Labor bequeathed Australia a clutch of enduring reforms, such as the floating currency, financial deregulation and the dismantling of tariff barriers; it is questionable whether their primary architect — Treasurer Paul Keating — fully understood the far-reaching nature of these reforms, but this was lasting legacy of the Hawke government, and remains today.

These reforms, of course, were consolidated and built upon by the Howard government, in areas such as industrial relations, taxation, and prudential regulation.

It is reasonable to assert the Hawke/Keating years represent a zenith for the ALP which it will never revisit: the government’s reforms, so diametrically opposed to traditional Labor policy, have fundamentally changed the politics of the Left in this country.

We can see the results of this change today: the splintering of the ALP Left, which has sustained and grown first the Australian Democrats, and lately the Communist Party Greens; Labor has returned to its interventionist, tax-and-spend past, untroubled by economic rigour, and a preference for “social justice” at the cost of fiscal responsibility.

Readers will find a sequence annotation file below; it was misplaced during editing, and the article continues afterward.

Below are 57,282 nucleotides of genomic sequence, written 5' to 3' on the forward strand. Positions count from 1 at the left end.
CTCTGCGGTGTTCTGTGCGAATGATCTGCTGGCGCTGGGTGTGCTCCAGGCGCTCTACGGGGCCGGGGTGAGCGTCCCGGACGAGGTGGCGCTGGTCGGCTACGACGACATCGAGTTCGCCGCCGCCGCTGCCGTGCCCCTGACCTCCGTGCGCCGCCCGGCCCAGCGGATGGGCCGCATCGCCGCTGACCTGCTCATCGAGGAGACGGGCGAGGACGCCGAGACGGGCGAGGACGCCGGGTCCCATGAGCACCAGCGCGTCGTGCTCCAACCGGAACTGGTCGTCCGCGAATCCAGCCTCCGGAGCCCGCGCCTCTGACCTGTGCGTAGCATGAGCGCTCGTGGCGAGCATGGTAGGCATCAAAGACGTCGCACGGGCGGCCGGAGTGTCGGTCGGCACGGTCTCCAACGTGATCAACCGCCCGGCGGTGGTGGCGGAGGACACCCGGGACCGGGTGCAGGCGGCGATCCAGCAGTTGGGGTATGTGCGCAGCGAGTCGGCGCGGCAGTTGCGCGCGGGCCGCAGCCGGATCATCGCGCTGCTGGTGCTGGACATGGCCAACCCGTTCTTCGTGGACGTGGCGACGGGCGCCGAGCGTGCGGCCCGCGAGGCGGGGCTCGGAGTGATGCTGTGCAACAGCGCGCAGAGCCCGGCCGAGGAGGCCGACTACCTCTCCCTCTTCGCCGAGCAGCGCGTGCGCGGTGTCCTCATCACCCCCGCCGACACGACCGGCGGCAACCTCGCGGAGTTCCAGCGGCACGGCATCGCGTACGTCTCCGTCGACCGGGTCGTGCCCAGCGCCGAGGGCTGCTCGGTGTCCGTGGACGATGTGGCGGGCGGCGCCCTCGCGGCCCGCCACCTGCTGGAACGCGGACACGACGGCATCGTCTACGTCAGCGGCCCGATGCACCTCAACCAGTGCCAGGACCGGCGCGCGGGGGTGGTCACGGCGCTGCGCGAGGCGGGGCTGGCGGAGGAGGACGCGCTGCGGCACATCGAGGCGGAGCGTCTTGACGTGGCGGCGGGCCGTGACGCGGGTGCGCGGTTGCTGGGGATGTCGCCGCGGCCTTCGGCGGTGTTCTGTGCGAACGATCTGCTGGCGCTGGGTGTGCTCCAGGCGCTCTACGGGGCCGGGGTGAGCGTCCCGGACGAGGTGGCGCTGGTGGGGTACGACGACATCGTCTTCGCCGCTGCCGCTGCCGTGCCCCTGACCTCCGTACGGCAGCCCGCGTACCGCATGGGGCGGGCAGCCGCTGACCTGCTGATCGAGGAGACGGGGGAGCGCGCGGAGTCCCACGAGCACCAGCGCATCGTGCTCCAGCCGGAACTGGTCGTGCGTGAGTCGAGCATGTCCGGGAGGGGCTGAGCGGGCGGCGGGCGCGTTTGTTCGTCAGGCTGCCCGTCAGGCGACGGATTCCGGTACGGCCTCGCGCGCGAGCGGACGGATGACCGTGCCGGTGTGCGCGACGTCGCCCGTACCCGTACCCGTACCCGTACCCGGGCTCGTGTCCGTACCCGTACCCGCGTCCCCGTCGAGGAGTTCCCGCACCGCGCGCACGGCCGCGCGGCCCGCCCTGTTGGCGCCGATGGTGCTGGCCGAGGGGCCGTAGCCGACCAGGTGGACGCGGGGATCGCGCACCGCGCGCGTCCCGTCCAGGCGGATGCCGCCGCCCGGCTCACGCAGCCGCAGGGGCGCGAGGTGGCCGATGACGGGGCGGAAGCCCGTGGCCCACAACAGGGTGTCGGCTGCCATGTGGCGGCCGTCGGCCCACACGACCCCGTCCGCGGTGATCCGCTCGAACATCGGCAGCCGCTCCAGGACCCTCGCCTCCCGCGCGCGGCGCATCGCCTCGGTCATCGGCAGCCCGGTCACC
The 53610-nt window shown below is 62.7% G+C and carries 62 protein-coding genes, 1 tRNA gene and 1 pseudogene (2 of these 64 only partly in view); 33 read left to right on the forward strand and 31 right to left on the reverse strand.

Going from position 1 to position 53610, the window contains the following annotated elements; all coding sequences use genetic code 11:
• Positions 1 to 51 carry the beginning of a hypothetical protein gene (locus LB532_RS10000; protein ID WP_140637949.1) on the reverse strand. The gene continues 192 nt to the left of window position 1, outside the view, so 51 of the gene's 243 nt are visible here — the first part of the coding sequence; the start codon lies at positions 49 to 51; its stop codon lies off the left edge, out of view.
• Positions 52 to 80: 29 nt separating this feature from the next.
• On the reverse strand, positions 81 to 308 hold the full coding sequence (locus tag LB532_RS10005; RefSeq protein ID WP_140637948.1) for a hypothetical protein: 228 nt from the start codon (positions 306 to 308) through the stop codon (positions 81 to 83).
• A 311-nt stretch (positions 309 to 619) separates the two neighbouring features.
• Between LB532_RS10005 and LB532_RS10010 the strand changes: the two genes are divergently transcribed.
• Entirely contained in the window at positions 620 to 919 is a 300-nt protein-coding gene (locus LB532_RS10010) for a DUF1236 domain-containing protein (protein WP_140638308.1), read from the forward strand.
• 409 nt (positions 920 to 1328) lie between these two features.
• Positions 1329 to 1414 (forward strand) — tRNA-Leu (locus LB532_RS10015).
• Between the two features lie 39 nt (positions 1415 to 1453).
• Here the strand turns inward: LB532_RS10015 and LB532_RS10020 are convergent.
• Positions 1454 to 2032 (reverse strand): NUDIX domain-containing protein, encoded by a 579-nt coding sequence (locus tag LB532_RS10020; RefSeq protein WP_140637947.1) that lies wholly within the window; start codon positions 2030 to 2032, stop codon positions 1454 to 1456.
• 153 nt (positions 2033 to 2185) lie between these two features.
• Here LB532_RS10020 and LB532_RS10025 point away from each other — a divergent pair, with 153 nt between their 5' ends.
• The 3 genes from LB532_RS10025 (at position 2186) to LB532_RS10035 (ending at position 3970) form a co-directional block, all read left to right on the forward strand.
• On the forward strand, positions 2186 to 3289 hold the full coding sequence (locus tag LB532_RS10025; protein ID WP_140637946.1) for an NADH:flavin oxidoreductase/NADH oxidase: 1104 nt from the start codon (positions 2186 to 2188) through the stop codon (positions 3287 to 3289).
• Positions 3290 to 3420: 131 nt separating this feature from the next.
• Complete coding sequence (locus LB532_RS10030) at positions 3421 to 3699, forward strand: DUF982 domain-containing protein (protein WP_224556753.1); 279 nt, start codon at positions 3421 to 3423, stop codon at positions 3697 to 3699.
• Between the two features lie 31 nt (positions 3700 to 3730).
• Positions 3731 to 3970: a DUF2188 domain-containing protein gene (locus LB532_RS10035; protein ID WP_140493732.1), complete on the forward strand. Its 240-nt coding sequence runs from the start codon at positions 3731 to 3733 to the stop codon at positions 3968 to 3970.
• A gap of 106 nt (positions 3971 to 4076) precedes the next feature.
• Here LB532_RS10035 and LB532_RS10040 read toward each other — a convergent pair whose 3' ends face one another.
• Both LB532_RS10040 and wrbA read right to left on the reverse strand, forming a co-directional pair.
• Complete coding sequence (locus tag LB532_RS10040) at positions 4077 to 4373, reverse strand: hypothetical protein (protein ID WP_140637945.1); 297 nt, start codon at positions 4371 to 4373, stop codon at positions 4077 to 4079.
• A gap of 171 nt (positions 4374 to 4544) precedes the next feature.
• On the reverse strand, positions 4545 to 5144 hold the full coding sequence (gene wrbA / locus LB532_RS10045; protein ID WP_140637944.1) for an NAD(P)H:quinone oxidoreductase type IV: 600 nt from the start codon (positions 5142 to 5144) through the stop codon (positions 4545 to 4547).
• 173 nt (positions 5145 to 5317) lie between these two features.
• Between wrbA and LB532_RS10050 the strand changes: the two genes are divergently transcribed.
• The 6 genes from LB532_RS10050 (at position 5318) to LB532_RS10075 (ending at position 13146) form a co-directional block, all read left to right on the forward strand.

The Liberal Party, too, was changed by the 1983 result: descending first into a protracted period marked by leadership ructions and coalition infighting as it grappled with the reformulation of its economic policies, it emerged — finally — in 1996 to reclaim government a stronger, more resilient and arguably more durable entity than it had been since the retirement of Sir Robert Menzies 30 years earlier.

(If anyone doubts this, compare the 1974 and 1984 election results to that of 2010: nobody could seriously argue that the Liberals of 1974 or 1984 had commenced an inexorable march toward regaining government, whereas in 2010 I believe they did; indeed, had the Senate numbers in 1974 not been so favourable to Fraser, history may have played out very differently indeed).